Lately, seeing the crowd around Imran Khan, people are seriously concerned about his team. Can the old, tried and failed individuals who now share the stage with the Kaptaan help or hurt his chances of success? It is believed that once a comrade, always a comrade but is the reverse true? Once a soldier of the status quo, always a champion of the status quo?

The status-quo invariably leads to stagnation and decline. Change is an essential ingredient of progress. Accountability and activism ensures containment of vested interests. Unfortunately in the absence of the above mechanisms, activists are contained. Dissent comes with a heavy price tag, conformance and compromise leads to short term individual gains usually at the cost of institutional degradation.

The PTI was formed on April 25, 1996 at Lahore by a handful of like-minded individuals. Since then, it has been a persistent struggle for recognition as a national force for change. Despite electoral setbacks, there have been no ideological shifts.

The mammoth jalsa at Minar-e-Pakistan on October 30, 2011, launched the movement with honest, credible leadership at the top and a committed rank and file to fight it out. Minar-e-Quaid witnessed another grand rally on December 25, 2011 but by this time the faces on the stage had changed. The so called electables joined the party in droves, pushing out the comrades of change with whom the movement was started and built. They were introduced as political players who were electable despite their tainted past and floundering future.

The funeral of Comrade Ahsan Rashid on November 25, 2014 was attended by the ideological party workers together with the Kaptaan. While the services of Ahsan Sahib were eulogized the negative influence of the status-quo politicians was criticized. There were statements that the party had been taken over by the sugar and land mafia while some talked about their influence over the Kaptaan.

With Imran leading the charge, the rank and file of party is totally committed, with no intermediacies in between. It is widely believed that the “Lota Union” within the party will gyrate in their traditional ways, but only time will tell.

Organizational culture is almost impossible to change. PTI has a culture of giving, built on the solid foundations of change. The influence of the Lota Union is only visible on the stage, not in the party rank and file. The Kaptaan is trying to manage a balancing act. The lack of resources within the party has been met with the inclusion of the “influentials.” When the party comes into power, the leadership of the Kaptaan will be put to the test. So far, he has a reputation for ruthless merit with total honesty of purpose. The party has done its homework and is in a position to deliver change through the comrades in its rank and file. The so called electables have only brought their resources which may not be needed once the party is in power. It is the popularity of the Kaptaan and the commitment of the workers that will finally count.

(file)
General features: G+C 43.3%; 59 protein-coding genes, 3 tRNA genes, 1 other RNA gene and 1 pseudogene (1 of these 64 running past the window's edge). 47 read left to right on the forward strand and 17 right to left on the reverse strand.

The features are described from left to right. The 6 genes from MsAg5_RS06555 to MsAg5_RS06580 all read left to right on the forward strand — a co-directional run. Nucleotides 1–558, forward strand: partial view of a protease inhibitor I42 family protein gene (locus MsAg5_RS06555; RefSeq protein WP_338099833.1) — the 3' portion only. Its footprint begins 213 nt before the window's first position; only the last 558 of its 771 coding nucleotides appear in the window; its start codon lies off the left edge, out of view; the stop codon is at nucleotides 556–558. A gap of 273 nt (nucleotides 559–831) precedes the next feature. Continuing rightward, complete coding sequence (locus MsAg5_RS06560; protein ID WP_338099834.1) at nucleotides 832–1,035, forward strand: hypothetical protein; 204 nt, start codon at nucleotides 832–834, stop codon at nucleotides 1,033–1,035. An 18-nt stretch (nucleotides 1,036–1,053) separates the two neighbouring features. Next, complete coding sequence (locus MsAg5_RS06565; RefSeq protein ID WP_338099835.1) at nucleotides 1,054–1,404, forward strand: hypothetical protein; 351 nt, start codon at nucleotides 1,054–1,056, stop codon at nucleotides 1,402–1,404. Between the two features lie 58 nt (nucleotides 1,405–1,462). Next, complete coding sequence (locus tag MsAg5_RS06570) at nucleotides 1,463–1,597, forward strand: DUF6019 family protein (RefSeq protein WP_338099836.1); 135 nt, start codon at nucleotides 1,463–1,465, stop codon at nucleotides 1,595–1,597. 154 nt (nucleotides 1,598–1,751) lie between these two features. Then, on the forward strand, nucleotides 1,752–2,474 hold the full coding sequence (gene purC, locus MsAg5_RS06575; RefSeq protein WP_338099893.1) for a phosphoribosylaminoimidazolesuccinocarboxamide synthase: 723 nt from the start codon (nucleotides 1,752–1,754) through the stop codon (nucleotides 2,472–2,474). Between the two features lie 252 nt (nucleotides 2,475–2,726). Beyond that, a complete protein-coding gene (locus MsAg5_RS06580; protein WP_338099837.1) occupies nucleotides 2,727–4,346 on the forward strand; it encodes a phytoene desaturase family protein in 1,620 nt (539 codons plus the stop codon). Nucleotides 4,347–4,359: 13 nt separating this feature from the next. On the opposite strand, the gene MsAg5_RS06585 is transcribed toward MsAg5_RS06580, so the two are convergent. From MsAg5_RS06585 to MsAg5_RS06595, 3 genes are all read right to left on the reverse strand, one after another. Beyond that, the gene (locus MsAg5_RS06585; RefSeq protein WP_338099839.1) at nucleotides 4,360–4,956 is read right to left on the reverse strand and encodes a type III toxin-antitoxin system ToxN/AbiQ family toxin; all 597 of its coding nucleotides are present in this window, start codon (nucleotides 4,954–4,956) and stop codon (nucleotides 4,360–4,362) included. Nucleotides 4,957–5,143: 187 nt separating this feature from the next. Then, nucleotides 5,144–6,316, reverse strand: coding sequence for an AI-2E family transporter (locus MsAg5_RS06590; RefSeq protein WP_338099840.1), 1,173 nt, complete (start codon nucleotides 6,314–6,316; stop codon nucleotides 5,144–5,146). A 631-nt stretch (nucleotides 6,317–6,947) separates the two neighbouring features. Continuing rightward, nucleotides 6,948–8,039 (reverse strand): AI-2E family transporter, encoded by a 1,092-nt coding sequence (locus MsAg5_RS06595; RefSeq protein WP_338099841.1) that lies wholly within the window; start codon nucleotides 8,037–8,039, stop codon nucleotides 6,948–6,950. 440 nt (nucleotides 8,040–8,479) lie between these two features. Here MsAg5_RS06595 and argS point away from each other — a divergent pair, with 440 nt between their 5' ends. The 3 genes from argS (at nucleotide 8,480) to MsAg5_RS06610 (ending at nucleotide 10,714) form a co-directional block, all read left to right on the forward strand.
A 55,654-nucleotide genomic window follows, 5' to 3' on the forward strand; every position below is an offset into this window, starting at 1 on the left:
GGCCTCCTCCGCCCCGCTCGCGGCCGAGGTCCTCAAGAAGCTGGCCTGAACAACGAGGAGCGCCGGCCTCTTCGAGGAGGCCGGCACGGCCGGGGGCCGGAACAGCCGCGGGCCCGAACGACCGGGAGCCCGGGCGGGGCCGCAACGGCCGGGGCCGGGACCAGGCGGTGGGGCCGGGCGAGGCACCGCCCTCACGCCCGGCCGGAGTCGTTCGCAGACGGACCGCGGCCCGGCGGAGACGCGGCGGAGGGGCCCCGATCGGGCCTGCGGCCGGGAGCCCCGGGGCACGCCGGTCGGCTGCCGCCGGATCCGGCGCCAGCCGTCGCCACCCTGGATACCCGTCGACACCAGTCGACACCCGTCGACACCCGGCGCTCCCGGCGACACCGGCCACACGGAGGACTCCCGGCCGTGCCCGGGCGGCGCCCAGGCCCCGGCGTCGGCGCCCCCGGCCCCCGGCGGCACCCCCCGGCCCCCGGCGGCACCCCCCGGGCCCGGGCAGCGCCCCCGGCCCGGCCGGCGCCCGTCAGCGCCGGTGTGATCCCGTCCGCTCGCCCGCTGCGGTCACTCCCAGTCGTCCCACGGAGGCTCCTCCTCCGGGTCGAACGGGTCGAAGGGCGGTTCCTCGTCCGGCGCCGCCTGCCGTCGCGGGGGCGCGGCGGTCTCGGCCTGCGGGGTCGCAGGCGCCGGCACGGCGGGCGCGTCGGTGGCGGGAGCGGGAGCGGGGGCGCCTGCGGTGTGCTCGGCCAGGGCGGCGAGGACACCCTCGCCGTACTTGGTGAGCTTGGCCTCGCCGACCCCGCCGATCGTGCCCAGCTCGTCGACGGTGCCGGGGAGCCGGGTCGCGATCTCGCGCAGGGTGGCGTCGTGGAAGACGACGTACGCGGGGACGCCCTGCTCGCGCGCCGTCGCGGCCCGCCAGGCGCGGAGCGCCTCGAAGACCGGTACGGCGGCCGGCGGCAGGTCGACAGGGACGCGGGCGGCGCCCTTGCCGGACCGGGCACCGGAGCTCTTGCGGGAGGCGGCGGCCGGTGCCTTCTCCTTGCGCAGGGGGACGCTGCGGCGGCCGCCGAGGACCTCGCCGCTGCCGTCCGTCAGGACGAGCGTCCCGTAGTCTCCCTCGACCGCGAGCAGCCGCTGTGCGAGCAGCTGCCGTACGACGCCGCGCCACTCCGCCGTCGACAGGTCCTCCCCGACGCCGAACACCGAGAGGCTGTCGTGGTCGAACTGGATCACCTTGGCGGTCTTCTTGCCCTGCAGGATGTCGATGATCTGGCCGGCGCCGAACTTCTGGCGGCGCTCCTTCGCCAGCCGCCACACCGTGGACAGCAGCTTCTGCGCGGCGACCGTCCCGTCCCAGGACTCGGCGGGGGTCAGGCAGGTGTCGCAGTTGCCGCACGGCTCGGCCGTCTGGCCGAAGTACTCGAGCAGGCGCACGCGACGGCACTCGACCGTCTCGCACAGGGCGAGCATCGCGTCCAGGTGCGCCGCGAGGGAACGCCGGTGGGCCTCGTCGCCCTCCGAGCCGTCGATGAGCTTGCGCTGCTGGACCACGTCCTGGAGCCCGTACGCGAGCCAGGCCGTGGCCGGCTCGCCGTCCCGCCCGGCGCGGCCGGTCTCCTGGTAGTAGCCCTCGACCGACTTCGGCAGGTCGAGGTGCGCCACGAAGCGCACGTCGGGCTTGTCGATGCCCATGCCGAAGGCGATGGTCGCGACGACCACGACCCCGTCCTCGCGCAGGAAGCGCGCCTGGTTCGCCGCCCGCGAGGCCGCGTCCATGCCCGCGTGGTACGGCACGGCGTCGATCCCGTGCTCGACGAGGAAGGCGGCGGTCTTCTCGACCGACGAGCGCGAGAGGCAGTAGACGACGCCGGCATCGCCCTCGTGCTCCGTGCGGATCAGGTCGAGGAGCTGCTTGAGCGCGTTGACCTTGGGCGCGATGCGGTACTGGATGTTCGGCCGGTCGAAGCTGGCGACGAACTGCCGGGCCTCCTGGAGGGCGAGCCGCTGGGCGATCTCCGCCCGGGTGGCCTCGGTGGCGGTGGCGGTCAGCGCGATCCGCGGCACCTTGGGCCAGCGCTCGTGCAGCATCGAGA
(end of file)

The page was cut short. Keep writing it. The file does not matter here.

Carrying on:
In the seventies, as chairman of his party, ZAB tried to walk a fine line. His balancing act was difficult. The ideologues gradually parted ways. Lotas and status-quo politicians started controlling the party. By the 1977 elections, despite the Chairman on top, the party had lost its progressive character. Party tickets were allotted to individuals who had contested and lost against PPP’s unknown progressives. Finally when ZAB was toppled, there was no one in the party to fight for his life except the Bhutto women, Nusrat and Benazir. The uncles had moved on to greener pastures. Yasin Wattoo even joined Zia’s cabinet. Benazir had to cleanse the party of electables to build on her father’s legacy.

Compared to the Kaptaan, ZAB was more seasoned but intellectually dishonest. He used the progressives and the ideologues to come into power but then got rid of them. Kaptaan seems to be going in the opposite direction, but he is flirting with the electables to win elections and bring change. The combination is both challenging and interesting. Will his character and credibility prevail over their guile? Only time will tell.

The resources of the electables are being put to good use by the Chairman. He can address a rally in Karachi and then get to his Dharna at D-Chowk Islamabad. In any new development, the marketing department has an important role to play but at the end of the day, the workers on the ground have to deliver a marketable product. In the current struggle, the product is a “Naya Pakistan”.

Khan is positioned to play the most important innings of his life. The future of 200 million, mostly deprived individuals, rests on his shoulders. His captain’s knock will be the deciding factor. Pad up Kaptaan, and pick up your bat; the pitch has been laid for an electoral contest, the party workers are solidly behind you, let the marketing wing enjoy the photo sessions while you deliver. ‘Siasi Incorporated’ have no future within the PTI. Change is inevitable, everything else is negotiable and as the nation watches, the Kaptaan will deliver it.

The writer is Ex-Chairman, Pakistan Science Foundation. He can be contacted at